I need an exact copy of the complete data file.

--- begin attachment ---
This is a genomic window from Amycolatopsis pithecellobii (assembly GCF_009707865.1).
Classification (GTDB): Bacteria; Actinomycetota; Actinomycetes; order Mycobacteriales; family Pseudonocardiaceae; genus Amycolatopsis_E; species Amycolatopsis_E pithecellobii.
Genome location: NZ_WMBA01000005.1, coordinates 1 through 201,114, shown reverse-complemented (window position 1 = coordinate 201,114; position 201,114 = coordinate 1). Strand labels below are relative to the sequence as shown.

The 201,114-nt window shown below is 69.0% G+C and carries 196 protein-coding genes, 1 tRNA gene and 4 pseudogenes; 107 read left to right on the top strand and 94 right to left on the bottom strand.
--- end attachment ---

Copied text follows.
This is a genomic window from Amycolatopsis pithecellobii (assembly GCF_009707865.1).
Classification (GTDB): Bacteria; Actinomycetota; Actinomycetes; order Mycobacteriales; family Pseudonocardiaceae; genus Amycolatopsis_E; species Amycolatopsis_E pithecellobii.
Genome location: NZ_WMBA01000005.1, coordinates 1 through 201,114, shown reverse-complemented (window position 1 = coordinate 201,114; position 201,114 = coordinate 1). Strand labels below are relative to the sequence as shown.

The 201,114-nt window shown below is 69.0% G+C and carries 196 protein-coding genes, 1 tRNA gene and 4 pseudogenes; 107 read left to right on the top strand and 94 right to left on the bottom strand.